As a graphic design major, there are many things I’ve learned throughout my years majoring in this field. One of the first main things that I had to learn how to do was make digitalized versions of my designs in Adobe which prior to my time at school, was completely unknown to me. Within the world of graphic design and even Illustration, Adobe is one of the main tools used in the industry by various types of creators. It’s also considered “industry standard” so if you don’t know how to use Adobe and you’re applying for a job, you’re kind of screwed. Various programs in Adobe such as InDesign, Illustrator, and Photoshop can take time but with anything, practice makes perfect. One of the main projects I did for one of my designs class was an illustrated image of Han Christian Anderson’s classic story of “The Snow Queen”. The assignment was to create a digital illustrated image that showcased the story and we would later present it to the class during critique. This is a common thing that most teachers do in design school, taking constructive criticism is important because well you get ALOT of it. I’m saying that from my own experience as someone who is on the verge of graduating. You’d be surprised by how much critical critique has helped me as a graphic designer. In this article, I will dive into the process and method that we used to create our illustrated design project.
The Research Phase
For the beginning of the project, we were instructed to pick a story for our illustration however it had to be of public domain, to avoid copyright issues. I decided to go with The Snow Queen because why not? I’ve always loved the original story and wanted to pay tribute to it. This version of the story is not Frozen friendly. There is no sweet talking snowman and the snow queen is no Elsa. For the research phase, we had to gather images to use as inspiration for our project. Oh, did I also mention that we had to have an organized filing system on our computers. Yeah there were a few times I got overwhelmed because I didn’t have everything in order.
The Mind Mapping Phase
Moving onto the next part of design which is the mind mapping phase. The concept of mind mapping is to help representing ideas and concepts. Usually this technique helps stem new creative ideas and allows you to get a sense as to what the project might be. I did this for various art classes I had during previous semesters and this can even be used professionally in businesses. It’s a useful technique, I highly recommend because it allows you to use your “creative juices”. My instructor required us to do this as apart of our homework and lab time, in which we then split into groups and shared our mind maps with each other. This was another useful thing we did in class because communicating and working with others is crucial when your in the design field rather your a freelancer or working under a company.
Thumbnails & Sketches
The next element of designing the project as the thumbnail and sketches phase. This one, similar to the mind map, helps stem different ideas and concepts for the project. Since I was doing an illustration on Han Christian Anderson’s, The Snow Queen, I drew various thumbnail sketches of elements that related to the story. I did this because well I was told to by the teacher but also to allow me to get a full sense of what elements of the story I wanted to include in this design.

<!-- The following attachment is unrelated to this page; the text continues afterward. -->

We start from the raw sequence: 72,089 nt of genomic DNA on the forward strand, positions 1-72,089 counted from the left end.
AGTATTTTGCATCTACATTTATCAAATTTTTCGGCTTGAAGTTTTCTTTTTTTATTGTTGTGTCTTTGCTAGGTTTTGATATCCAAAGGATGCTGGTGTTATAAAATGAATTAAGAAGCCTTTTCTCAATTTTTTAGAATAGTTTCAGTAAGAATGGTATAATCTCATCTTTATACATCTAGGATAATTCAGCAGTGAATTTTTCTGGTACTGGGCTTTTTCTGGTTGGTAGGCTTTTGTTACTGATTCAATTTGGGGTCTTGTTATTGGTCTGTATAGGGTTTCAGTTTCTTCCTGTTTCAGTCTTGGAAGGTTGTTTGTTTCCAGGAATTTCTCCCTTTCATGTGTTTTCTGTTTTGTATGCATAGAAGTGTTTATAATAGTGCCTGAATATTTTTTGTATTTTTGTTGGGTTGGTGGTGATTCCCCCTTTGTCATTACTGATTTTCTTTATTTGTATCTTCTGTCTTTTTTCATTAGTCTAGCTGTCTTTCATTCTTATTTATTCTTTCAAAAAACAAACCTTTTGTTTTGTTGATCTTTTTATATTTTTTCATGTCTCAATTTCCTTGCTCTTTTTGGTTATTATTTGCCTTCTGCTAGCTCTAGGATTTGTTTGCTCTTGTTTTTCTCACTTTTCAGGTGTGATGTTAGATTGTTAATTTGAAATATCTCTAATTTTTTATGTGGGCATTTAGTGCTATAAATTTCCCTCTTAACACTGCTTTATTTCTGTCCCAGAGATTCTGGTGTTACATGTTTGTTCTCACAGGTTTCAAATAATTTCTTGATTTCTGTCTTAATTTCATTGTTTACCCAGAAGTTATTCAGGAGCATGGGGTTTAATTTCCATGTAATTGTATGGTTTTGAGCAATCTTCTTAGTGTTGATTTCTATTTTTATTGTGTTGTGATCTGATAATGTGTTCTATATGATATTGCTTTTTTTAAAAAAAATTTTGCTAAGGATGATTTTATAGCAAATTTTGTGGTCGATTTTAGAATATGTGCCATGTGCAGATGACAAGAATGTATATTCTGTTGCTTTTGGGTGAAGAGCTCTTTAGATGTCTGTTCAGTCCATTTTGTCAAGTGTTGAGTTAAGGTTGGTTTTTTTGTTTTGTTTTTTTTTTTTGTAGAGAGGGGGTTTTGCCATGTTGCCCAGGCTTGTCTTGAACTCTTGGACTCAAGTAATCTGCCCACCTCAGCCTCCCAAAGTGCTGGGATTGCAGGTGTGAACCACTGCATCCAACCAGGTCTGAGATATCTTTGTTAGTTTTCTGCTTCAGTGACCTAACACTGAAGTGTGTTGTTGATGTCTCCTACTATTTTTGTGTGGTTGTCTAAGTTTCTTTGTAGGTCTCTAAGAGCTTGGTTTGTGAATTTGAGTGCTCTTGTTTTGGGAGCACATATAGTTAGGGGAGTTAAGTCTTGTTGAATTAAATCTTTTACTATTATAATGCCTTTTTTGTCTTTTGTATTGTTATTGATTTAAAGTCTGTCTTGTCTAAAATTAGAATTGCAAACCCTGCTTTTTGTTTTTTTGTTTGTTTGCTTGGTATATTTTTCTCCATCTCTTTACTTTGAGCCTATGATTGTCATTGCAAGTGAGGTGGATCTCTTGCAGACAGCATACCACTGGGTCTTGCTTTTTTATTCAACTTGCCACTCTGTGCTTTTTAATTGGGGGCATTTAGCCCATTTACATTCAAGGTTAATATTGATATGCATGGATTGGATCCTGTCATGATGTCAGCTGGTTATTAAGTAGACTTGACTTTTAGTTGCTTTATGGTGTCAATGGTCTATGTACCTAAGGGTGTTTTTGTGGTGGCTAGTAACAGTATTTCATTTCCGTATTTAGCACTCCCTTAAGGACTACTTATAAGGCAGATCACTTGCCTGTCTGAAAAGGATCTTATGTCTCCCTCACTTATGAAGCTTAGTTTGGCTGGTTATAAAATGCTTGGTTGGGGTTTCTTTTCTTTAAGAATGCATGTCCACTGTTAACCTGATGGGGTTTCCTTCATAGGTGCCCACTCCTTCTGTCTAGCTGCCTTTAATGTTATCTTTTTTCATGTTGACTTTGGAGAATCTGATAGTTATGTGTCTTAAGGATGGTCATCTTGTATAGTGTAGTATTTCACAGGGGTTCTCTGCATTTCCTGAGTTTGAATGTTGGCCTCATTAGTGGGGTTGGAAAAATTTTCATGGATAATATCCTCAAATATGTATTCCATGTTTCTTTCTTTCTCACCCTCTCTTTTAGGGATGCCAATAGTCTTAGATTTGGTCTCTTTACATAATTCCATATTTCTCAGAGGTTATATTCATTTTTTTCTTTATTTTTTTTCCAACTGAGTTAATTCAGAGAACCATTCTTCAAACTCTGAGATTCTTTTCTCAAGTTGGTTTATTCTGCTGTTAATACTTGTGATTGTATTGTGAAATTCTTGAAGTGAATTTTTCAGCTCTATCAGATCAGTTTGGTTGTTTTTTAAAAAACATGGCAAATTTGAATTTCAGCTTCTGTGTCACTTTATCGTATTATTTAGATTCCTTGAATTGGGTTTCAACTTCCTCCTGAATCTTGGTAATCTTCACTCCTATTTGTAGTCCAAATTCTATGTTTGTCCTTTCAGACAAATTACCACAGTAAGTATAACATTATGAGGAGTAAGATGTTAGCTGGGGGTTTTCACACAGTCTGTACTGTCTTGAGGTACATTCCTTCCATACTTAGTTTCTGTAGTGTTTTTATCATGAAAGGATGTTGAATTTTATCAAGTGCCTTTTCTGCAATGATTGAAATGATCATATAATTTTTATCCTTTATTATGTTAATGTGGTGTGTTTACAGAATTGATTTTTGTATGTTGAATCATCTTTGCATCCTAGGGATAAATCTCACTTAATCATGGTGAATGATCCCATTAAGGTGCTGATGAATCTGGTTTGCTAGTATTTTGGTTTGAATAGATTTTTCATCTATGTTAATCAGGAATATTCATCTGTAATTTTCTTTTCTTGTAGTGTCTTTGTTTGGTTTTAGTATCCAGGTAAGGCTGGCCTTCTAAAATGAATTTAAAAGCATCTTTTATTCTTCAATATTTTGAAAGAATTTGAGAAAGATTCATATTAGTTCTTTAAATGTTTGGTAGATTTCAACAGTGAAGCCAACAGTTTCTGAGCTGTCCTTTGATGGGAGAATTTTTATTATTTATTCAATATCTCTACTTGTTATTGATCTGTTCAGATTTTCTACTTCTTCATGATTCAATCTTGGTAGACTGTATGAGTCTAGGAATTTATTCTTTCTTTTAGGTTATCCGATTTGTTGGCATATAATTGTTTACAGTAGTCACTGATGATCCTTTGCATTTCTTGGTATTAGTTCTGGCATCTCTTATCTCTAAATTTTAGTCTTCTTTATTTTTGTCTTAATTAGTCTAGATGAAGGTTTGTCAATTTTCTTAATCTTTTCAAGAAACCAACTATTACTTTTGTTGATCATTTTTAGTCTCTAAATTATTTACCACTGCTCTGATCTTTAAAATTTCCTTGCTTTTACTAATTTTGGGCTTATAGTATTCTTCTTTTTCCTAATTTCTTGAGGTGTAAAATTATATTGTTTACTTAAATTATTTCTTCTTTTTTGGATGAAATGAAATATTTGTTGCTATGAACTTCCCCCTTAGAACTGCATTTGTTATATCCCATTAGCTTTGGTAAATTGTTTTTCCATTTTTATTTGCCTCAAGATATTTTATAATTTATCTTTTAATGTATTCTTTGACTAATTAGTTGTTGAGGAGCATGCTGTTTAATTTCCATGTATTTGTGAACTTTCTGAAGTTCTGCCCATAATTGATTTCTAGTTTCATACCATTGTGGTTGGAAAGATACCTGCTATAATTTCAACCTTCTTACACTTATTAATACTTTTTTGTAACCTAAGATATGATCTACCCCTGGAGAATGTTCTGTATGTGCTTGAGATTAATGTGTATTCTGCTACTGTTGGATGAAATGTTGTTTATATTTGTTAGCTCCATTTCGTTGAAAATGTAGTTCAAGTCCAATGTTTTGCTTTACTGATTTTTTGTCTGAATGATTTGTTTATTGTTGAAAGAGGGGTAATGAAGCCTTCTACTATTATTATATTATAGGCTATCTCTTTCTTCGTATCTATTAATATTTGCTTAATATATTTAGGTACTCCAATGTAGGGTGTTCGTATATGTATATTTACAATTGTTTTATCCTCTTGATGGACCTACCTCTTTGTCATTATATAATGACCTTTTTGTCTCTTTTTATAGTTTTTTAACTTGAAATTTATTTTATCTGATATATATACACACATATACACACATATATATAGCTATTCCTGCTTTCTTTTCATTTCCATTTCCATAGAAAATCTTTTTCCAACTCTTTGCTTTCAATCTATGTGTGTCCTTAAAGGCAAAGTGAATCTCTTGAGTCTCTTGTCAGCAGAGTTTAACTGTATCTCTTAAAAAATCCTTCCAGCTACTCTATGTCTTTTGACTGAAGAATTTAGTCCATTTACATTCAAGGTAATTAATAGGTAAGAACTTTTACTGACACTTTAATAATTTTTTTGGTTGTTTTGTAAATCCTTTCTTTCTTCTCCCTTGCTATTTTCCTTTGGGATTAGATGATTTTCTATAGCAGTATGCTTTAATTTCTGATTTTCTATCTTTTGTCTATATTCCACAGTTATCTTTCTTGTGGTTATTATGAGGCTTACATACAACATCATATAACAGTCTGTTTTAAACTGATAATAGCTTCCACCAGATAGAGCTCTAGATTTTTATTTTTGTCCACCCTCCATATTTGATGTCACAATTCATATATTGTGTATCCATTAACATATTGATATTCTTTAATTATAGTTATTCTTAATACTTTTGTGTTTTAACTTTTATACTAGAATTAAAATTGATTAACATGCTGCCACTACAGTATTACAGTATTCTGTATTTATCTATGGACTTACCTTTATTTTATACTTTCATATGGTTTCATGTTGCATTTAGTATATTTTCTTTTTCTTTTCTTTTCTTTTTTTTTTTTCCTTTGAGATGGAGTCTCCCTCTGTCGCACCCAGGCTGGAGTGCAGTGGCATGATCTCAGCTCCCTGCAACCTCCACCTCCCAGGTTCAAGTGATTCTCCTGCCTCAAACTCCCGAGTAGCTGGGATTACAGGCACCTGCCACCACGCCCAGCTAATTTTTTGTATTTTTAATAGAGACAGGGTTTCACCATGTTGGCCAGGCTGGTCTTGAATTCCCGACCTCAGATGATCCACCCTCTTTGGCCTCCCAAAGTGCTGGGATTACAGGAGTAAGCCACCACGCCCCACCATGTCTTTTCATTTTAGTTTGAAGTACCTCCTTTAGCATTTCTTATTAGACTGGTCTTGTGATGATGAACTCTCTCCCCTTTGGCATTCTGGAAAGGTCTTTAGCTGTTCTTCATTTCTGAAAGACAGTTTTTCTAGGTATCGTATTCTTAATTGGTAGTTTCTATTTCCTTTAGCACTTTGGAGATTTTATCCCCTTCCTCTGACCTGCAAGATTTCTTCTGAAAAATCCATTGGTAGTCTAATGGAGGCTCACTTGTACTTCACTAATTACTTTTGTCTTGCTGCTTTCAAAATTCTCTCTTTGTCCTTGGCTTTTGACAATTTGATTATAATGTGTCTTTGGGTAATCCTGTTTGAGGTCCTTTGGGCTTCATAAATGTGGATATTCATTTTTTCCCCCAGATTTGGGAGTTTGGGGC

The Designing Process
Now moving onto the process of designing the actual illustration. For this project, I wanted to go for a illustration that could be used for a book cover. I opted to go for a portrait size to make it look more like the cover of an illustrated children’s book. Since this was a Adobe project, I made this in Adobe InDesign. I took various stock photos and traced them using the pen tool which later allowed me to create vector shapes representing the characters along with other elements from the story. One thing I learned about Adobe is making sure to use layers in your project and naming them so your organized. Organization is key when in graphic design because half the time you end up making a million different layers. Overall, this process in the designing stage took about 2-3 weeks.
The Finished Digitalized Illustration
So we have now come to the conclusion of the article where we have the finished product. For this illustration, I decided to focus on key elements from the story and featured the main characters of The Snow Queen, Gerda, and Kye in the illustration. To add onto the winter theme, I featured various snowflakes (which I made in Adobe through a template) and of course gave The Snow Queen an icy blue dress. This dress was an absolute nightmare to make so I’m glad the result ended up paying off, the brushstrokes in the dress really helped bring out the icy element to the vector. Additionally, I put a castle in the illustration because that’s also a huge part of the story and it seemed dumb to not include it. So overall, this was the final result and I’m happy with how it turned out although I think there are changes that could improve the design. One thing I would change is The Snow Queen’s facial features and would try to make her look more sinister because her character in the book is the role of an antagonist. This was one of the recommendations I got during the critique and I feel it was a valid point. Regardless, I’m still content with the finished product and believe, although challenging, this project helped me get out of my comfort zone and explore more options as a graphic designer.